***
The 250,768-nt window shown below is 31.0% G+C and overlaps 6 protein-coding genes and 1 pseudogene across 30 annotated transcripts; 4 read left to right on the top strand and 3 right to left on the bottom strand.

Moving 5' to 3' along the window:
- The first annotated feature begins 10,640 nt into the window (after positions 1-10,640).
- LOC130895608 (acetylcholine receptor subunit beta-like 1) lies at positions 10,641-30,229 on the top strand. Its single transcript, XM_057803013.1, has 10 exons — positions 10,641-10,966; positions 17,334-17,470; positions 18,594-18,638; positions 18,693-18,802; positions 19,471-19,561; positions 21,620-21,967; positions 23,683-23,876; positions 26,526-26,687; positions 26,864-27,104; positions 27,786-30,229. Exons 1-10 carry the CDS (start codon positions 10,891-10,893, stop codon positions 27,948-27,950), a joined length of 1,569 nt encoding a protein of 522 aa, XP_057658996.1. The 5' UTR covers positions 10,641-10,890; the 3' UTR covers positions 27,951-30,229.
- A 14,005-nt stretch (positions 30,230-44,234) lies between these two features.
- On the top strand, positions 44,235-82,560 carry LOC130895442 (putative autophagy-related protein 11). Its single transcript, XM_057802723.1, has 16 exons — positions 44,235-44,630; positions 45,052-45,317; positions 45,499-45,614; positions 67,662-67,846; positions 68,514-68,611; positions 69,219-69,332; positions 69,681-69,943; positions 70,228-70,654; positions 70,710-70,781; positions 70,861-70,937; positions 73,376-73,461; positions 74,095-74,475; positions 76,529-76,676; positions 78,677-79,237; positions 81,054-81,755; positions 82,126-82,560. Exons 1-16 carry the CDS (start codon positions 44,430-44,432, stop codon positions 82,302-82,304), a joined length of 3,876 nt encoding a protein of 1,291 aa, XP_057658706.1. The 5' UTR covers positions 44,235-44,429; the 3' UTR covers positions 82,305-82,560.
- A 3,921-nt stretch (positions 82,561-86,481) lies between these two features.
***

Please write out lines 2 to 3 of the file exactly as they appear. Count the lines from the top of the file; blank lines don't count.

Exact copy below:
Moving 5' to 3' along the window:
- The first annotated feature begins 10,640 nt into the window (after positions 1-10,640).